The top three faces of the cube have one solid panel of gray and two panels split diagonally with white and gray. The 18 percent gray on all three faces represents the midtone of the image and its color temperature (or white balance). The white on two faces represents a true highlight value where either spectral highlights are misleading or no other real highlight exists in the image.

The chrome ball records the value of spectral highlights in the scene so you don't confuse those values with your white highlight value.

The SpyderCUBE is spectrally neutral so you can rely on it in any light. That's why you can also use it to color correct your image, in addition to correcting luminance values.

Once you've placed the SpyderCUBE in your scene, turn it so the camera can see three of its six faces. Those would be the bottom black with the light trap and the two white/gray split faces above it. The assumption here is that your primary light is coming from above and either the left or right. Unlike a flat card, the SpyderCUBE gives you two angles of reflectance.

Details. Mouse over or tap for captions.

It can be hard to correctly orient the SpyderCUBE if you hang it by its elastic string, so for better control, stand it up. On flat surfaces the tripod mount is enough. For other surfaces, you'll want to mount it on some sort of stand.

Make sure the black face with the light trap is not being illuminated directly. Also beware of any reflections from nearby objects, which can show up on the semi-glossy finish of the SpyderCUBE faces.

And make sure one of the split white/gray faces is facing your main light. That way your image -- regardless of the subject matter -- will have white, middle gray and black reference points with a specular highlight and an absolute black.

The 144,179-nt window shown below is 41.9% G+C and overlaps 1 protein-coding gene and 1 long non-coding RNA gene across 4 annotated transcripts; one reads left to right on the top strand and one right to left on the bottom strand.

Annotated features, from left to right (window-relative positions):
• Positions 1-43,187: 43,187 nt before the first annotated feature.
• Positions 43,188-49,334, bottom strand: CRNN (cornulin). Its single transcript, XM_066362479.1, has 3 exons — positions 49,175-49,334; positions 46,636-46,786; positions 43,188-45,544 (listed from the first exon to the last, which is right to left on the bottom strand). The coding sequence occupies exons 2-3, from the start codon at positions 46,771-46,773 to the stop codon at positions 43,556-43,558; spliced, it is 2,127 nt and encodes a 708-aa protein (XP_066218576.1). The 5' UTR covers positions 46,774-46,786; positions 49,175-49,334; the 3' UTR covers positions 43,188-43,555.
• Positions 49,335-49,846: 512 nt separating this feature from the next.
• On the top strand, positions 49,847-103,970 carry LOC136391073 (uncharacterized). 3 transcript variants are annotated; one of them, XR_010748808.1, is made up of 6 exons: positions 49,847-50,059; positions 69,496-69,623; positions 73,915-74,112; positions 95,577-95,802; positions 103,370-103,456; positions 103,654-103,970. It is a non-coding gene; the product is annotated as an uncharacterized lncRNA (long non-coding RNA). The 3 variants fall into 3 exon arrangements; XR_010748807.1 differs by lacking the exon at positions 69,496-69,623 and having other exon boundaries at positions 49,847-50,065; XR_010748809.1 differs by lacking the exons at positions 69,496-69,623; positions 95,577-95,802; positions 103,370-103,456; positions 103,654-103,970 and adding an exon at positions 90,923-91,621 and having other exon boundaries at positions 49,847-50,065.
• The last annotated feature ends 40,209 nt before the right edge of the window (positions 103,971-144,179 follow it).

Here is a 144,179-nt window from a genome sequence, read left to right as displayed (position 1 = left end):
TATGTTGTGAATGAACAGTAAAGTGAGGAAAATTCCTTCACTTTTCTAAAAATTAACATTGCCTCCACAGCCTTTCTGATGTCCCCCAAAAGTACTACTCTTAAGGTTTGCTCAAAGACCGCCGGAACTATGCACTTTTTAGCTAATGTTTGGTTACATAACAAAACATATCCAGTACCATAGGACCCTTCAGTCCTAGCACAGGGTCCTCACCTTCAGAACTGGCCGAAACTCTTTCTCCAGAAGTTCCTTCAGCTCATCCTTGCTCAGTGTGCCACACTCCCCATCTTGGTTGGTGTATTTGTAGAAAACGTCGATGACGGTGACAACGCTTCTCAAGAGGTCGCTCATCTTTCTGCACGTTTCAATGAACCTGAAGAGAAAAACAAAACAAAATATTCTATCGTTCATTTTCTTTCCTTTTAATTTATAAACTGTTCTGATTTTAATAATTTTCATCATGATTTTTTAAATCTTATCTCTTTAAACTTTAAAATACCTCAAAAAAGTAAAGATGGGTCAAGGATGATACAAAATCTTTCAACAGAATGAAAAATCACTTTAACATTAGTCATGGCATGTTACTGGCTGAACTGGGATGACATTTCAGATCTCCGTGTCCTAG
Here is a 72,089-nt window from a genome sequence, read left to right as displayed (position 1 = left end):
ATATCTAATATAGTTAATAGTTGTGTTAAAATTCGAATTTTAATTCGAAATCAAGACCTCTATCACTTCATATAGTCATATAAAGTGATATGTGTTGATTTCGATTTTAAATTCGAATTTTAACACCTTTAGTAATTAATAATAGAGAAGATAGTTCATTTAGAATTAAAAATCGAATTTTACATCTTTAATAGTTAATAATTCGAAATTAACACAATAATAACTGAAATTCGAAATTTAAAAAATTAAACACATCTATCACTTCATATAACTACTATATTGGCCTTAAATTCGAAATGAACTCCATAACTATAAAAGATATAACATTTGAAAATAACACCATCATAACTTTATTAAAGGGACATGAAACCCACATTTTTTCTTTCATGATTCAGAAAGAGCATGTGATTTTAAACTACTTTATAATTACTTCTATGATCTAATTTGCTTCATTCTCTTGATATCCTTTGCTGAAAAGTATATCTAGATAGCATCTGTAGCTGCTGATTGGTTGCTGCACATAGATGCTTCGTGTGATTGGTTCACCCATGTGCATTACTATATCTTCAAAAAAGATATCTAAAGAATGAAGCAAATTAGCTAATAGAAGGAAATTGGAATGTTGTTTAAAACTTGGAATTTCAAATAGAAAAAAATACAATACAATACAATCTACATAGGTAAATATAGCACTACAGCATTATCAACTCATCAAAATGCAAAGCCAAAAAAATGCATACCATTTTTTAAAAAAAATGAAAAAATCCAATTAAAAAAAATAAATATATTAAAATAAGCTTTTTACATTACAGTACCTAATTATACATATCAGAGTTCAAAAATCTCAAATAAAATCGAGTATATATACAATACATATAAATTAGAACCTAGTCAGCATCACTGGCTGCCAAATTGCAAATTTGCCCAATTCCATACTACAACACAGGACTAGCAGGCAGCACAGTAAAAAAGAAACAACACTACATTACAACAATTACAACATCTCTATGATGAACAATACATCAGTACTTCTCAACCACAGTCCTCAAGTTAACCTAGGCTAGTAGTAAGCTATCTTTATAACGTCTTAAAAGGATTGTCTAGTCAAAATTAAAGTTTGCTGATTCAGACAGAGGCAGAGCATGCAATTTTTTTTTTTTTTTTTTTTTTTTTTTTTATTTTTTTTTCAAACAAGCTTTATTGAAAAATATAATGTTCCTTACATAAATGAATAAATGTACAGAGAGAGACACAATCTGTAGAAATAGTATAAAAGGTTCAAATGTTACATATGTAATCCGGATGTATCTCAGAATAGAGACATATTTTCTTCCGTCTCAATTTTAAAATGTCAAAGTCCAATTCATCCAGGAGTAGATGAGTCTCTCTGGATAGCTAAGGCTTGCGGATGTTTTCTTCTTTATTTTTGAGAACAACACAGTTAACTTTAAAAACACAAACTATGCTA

There are two steps to using the device: shooting it and reading it in your image editing software.

Shooting it is easy enough but it's fundamentally different from using a gray card. You are not setting exposure with the SpyderCUBE (as you would with a gray card). It's really too small for that, although you could manage using spot metering to lock in the reading of the gray face. But you'd want to make a plus half stop adjustment anyway since your camera meters not at 18 but at 12 percent gray.

Instead, you just have to take one reference shot with the SpyderCUBE in the same light as your subject.

Outdoors watch out for shadows falling on the SpyderCUBE and setting it beyond middle distance where its surfaces may become too small to measure. You may find it more convenient to simply hold it in front of you at arm's length to make the reference shot. It doesn't have to be in focus to work.

Indoors consider the location of your primary light and any secondary or reflected light when placing the SpyderCUBE.

Take a reference shot with the SpyderCUBE in the image or in the same lighting conditions as the image (if your subject is not nearby). Then put it away and take the shots you plan to use.

If shooting in sunlight throughout the day, take a reference shot whenever the light changes, as it will.


You can use any image editor to edit your SpyderCUBEd images. The essential adjustments are White Balance, Exposure, Brightness and Black Level. So if your image editor has those adjustments, you're in business.

Same for Raw image editors. And working with 16-bit channels in a Raw edit really shows off what the SpyderCUBE can do for you.

The editing process (either way) involves four steps, which should be followed in order:

  • Step 1: Set the White Balance. Use your image editor's White Balance tool to click on the gray part on the brighter of the two gray/white faces. The brighter face represents your primary light source. Click several times to make sure your White Balance tool isn't sampling too small an area. If the value changes significantly each time you sample the gray area, enlarge the pixel matrix the tool samples (say from 3x3 to 5x5 pixels) to avoid any noise a higher ISO image might have that could throw off the reading. Also avoid clicking in any reflection or shadow from the chrome ball.